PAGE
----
By Chanelle Bell
Pell Grants, a need-based federal program on which many university students depend, will be eliminated in the fall for as many as 100,000 students across the country.
Effective July 1, students will only be eligible to receive Pell Grants for 12 semesters instead of the former 18. This affects many students who have changed majors or who have more than one major and are required to stay in college longer in order to complete all the required courses for their majors.
Until now, students with family-incomes of up to $30,000 could automatically receive the maximum $5,500 annual grant. The new maximum permissible family income will be $23,000.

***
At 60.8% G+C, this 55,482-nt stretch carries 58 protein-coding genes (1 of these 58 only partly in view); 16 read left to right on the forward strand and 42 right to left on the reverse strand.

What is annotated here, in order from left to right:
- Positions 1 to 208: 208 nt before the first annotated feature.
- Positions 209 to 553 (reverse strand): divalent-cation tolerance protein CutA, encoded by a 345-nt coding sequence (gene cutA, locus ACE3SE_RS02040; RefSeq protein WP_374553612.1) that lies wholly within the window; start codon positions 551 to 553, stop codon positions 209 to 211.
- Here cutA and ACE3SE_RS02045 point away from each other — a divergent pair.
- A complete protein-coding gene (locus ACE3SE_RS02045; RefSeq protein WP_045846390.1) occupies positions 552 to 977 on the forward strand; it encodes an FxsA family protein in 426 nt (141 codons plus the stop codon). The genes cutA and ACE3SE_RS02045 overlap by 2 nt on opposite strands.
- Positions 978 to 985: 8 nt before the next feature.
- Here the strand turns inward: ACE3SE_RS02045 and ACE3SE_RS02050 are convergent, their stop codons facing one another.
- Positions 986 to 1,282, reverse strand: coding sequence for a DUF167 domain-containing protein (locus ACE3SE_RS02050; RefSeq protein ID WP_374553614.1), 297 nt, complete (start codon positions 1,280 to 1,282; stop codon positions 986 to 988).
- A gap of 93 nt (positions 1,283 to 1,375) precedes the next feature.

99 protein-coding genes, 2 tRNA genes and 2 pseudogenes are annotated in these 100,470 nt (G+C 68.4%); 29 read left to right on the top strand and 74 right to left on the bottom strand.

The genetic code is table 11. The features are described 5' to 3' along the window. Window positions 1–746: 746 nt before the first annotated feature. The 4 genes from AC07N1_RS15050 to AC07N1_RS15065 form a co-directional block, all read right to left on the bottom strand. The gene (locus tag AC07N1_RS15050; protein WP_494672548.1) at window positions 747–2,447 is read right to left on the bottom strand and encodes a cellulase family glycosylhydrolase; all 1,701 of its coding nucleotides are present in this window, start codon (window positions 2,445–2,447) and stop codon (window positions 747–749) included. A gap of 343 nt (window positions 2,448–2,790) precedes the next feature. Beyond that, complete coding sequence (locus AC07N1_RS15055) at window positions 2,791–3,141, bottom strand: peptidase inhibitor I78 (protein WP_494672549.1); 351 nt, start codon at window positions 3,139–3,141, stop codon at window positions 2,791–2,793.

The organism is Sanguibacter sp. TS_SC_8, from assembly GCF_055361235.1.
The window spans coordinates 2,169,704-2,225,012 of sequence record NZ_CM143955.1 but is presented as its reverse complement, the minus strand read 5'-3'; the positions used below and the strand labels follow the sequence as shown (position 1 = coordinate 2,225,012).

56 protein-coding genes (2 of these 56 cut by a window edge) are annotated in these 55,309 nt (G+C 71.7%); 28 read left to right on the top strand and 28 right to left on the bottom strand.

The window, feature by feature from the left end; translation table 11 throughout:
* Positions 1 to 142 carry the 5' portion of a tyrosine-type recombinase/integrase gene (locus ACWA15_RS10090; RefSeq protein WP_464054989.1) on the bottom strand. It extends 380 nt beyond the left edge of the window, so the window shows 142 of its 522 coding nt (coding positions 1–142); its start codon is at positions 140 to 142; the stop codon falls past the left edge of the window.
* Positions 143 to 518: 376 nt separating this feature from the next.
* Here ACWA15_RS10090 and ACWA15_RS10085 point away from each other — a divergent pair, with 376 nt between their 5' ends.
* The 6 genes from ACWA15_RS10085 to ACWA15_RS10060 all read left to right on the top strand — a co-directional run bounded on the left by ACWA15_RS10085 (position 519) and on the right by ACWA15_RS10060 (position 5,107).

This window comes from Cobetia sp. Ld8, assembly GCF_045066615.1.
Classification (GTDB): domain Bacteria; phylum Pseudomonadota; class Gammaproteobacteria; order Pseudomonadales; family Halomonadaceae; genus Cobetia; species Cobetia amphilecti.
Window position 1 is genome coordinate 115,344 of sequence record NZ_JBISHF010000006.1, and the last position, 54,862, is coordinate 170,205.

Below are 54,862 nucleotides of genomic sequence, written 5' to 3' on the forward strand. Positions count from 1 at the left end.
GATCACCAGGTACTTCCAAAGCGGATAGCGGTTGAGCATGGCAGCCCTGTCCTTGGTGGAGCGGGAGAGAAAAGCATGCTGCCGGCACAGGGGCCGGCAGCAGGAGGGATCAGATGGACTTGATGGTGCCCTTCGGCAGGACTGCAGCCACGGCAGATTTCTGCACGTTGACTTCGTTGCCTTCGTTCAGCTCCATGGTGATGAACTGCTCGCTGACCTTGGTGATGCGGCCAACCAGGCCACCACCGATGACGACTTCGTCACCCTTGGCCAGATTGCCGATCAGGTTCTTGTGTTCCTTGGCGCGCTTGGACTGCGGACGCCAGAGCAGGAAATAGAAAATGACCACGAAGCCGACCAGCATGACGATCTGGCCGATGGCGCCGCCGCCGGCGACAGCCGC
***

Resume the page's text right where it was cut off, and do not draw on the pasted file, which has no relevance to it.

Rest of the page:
These changes, which were approved by Congress in December, do not just affect students applying for Pell funds for first time but also the students who are already in college and receiving the grant.
Without the help of Pell Grants, many could be forced to drop out before they can graduate or have to borrow more money, increasing their indebtedness.
With tuition prices skyrocketing every year, Pell Grants are for many students the only way they can get a college education, according to the program’s supporters.
Pell Grants fund the education of nearly 10 million students at 5,400 participating institutions in the U.S. Most students receive these grants by filling out what is known as a FAFSA student-aid form.